I am proud to admit I am a "Real Housewives of..." whatever city junky. I have never been one to sheepishly say I love my Housewives. Of course I have my favorite from each franchise such as Lisa Vanderpump from Beverly Hills, Caroline Manzo from New Jersey, and the lovely Phaedra Parks from Atlanta. The reality TV sites I peruse reported Sheree Whitfield is placing her hat in the wonderful world of marketing herself by writing a book.
Unlike some of the other Housewives turned authors (excluding Carole Radziwell), Sheree Whitfield did not do a cookbook, of provide information on how to live a fabulous life in or out of jail, but instead chose to go the way of an actual novel. I was more than excited to be given a review copy of Wives, Fiancees, and Side-Chicks of Hotlanta. Part of me just wanted to read this book only to rip it to shreds (simply because of the title... I mean c'mon) while the other half simply wanted to see an original Housewife do well and prove her literary chops. Now, I simply want to be honest and give my own, unbiased opinion of this novel and encourage those who don't agree to just...
Sheree Whitfield opens the book with a prelude to all the craziness that will ensue in Sasha Wellington's life in "Hotlanta". For those of us not so hip, that would be Atlanta, Ga. Sasha is a fish out of water after moving to Atlanta to pursue her dream of becoming a successful fashion designer. With her business and life plan in tow, she quickly learns that she may have bitten off more than she can chew. We are on Sasha's journey in learning life and herself.
Because I hate going too deep into any review with silly plot details I will begin to dissect this novel and rip it apart with my catty opinion and over the top shade.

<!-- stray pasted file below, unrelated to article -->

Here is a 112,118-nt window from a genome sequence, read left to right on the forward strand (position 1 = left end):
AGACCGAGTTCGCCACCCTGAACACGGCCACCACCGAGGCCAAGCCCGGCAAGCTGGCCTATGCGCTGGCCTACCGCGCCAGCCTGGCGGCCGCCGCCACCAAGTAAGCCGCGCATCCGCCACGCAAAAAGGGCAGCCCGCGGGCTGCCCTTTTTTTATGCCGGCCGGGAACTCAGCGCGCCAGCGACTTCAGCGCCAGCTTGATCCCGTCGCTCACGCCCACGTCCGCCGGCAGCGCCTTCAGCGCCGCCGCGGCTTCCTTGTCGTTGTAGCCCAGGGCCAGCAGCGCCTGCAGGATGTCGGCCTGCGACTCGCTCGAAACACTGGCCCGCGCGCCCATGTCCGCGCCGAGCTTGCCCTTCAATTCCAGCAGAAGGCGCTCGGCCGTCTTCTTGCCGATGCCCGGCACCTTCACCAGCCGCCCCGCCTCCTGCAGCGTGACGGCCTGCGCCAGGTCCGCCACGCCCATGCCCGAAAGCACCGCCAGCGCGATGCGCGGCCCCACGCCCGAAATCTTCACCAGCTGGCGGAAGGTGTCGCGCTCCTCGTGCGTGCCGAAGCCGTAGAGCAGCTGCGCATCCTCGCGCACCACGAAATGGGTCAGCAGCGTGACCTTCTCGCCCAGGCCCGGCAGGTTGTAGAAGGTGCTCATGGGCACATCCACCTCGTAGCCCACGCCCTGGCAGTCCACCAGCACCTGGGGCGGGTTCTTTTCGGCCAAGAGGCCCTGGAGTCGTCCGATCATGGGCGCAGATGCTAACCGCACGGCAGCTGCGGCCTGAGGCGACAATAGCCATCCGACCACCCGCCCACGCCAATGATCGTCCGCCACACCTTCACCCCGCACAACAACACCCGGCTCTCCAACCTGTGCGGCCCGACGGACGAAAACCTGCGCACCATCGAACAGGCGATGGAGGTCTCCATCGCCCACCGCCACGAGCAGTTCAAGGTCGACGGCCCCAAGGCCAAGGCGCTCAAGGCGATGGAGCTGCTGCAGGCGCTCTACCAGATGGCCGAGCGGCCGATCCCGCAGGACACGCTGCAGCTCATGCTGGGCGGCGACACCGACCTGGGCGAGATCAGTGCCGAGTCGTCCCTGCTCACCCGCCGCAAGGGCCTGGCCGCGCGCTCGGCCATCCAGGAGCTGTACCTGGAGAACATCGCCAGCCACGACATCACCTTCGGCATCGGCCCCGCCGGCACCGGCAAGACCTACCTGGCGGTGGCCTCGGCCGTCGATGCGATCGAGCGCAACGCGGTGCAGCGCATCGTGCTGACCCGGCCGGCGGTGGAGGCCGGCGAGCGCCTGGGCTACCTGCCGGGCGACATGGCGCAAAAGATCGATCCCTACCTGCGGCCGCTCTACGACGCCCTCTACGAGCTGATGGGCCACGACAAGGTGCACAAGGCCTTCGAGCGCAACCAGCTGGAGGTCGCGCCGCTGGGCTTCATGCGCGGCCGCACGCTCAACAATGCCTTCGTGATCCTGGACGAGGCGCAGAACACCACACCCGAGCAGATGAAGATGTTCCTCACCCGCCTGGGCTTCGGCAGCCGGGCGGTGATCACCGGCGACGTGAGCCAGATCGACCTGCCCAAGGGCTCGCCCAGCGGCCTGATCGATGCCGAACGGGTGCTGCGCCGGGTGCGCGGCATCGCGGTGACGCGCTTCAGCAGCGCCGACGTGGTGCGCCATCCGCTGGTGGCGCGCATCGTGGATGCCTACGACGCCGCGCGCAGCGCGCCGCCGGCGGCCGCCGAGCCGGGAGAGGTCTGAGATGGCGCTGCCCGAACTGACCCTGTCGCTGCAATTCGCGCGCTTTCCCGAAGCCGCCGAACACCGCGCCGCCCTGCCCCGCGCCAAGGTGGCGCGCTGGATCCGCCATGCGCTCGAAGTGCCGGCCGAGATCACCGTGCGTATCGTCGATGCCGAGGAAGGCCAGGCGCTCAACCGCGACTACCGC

Sheree Whitfield really does an awesome job at providing a character that is easy to love. Sasha is like so many of us women. She wants to appear tough, put together, and confident but really, she's just as vulnerable to self-doubt as the next woman. Many times I find the contradictory characteristics of other protagonists, Whitfield manages to make the moments when Sasha is doubtful of herself to be genuine and not simply a ploy for sympathy from the audience. These moments allow readers to be happy for her as she changes and grows (for good or bad) in "Hotlanta".
Nothing involving any Housewife is without drama so why should Wives, Fiancees, and Side-Chicks of Hotlanta. This novel is hard to put down due to the increasing drama in love, friendships, and life. Whitfield is very aware of her audience and keeps the story moving forward quickly. This device usually causes a lack of character development, and I won't lie, that happens here too. Outside of Sasha, I felt the supporting cast were all caricatures. I feel like everyone introduced was exactly like I remember them being on past Housewife episodes. Which leads me to my gripes...
Wives, Fiancees, Side-Chicks of Hotlanta relies to heavily on cliche and one liners. I fear that this book can become dated when "throwing shade", "THOT", or even "twerking" begins to fade in pop culture. These cliche terms are not only used by the characters in this novel, but by the narrator as well. It's almost like the "Hotlanta" took hold of the narrator and made them shady or a real-live hater. This approach also limits the audience potential for Whitfield. I know that a targeted audience is always great, but as a reviewer, I like when author's force me to be open to reading a new genre. This book might not appeal to anyone who isn't from Atlanta or an avid Housewife fan like myself.
Okay, okay. I see you Phaedra. In conclusion, I actually enjoyed Wives, Fiancees, and Side-Chicks of Hotlanta very much. It's just as messy and drama filled as most of the Housewives in this very successful franchise. Sheree Whitfield has my attention for sure. I hope she follows this one up with another great read. I won't say "Hotlanta" will be touted as a great literary read but it will encourage readers to recognize what they will and won't do for love, power, and respect. ***
Copy provided by Kensington Books via Netgalley